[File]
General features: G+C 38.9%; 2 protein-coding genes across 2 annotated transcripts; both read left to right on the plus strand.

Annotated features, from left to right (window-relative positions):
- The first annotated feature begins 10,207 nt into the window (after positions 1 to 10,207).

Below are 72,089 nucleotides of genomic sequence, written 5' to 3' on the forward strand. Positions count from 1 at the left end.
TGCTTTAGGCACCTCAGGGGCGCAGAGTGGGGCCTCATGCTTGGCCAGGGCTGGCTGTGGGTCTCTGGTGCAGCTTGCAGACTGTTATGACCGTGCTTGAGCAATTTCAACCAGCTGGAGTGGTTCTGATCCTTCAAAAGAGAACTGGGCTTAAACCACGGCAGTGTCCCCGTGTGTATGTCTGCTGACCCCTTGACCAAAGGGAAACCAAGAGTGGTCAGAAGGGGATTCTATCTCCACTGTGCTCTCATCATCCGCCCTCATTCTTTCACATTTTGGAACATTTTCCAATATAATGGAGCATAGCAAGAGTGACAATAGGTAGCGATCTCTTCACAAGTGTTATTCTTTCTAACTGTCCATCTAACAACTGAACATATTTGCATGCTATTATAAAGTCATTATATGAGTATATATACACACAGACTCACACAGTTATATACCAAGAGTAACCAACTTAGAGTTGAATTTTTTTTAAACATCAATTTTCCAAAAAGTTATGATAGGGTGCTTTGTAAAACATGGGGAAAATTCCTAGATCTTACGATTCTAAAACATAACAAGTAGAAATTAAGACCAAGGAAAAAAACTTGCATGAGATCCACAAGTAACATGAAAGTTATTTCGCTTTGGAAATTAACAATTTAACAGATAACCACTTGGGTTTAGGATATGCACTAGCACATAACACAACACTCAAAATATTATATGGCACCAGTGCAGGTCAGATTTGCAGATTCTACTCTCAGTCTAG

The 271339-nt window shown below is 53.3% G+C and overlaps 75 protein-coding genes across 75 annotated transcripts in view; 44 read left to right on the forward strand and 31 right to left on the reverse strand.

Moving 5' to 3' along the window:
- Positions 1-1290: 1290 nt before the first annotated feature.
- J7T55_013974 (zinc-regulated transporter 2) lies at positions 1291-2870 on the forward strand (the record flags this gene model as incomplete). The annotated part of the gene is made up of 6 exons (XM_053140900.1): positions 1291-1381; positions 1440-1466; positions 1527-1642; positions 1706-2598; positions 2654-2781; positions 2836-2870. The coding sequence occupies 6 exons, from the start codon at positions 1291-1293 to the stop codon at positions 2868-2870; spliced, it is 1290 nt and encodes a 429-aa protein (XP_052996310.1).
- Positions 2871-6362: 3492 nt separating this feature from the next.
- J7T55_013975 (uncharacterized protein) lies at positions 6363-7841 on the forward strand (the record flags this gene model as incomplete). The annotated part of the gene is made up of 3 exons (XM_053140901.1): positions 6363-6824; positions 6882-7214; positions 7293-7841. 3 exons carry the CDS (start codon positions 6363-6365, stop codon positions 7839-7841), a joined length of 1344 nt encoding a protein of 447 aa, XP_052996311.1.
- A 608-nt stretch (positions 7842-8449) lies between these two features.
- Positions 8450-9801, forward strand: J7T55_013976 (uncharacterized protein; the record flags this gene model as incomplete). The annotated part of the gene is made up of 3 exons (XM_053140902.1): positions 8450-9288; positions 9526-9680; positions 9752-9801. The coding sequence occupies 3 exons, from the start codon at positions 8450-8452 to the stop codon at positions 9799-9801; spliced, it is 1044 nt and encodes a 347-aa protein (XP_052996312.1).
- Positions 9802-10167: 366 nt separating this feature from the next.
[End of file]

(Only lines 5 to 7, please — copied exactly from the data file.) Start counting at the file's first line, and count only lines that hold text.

TGCTTTAGGCACCTCAGGGGCGCAGAGTGGGGCCTCATGCTTGGCCAGGGCTGGCTGTGGGTCTCTGGTGCAGCTTGCAGACTGTTATGACCGTGCTTGAGCAATTTCAACCAGCTGGAGTGGTTCTGATCCTTCAAAAGAGAACTGGGCTTAAACCACGGCAGTGTCCCCGTGTGTATGTCTGCTGACCCCTTGACCAAAGGGAAACCAAGAGTGGTCAGAAGGGGATTCTATCTCCACTGTGCTCTCATCATCCGCCCTCATTCTTTCACATTTTGGAACATTTTCCAATATAATGGAGCATAGCAAGAGTGACAATAGGTAGCGATCTCTTCACAAGTGTTATTCTTTCTAACTGTCCATCTAACAACTGAACATATTTGCATGCTATTATAAAGTCATTATATGAGTATATATACACACAGACTCACACAGTTATATACCAAGAGTAACCAACTTAGAGTTGAATTTTTTTTAAACATCAATTTTCCAAAAAGTTATGATAGGGTGCTTTGTAAAACATGGGGAAAATTCCTAGATCTTACGATTCTAAAACATAACAAGTAGAAATTAAGACCAAGGAAAAAAACTTGCATGAGATCCACAAGTAACATGAAAGTTATTTCGCTTTGGAAATTAACAATTTAACAGATAACCACTTGGGTTTAGGATATGCACTAGCACATAACACAACACTCAAAATATTATATGGCACCAGTGCAGGTCAGATTTGCAGATTCTACTCTCAGTCTAG

The 271339-nt window shown below is 53.3% G+C and overlaps 75 protein-coding genes across 75 annotated transcripts in view; 44 read left to right on the forward strand and 31 right to left on the reverse strand.

Moving 5' to 3' along the window: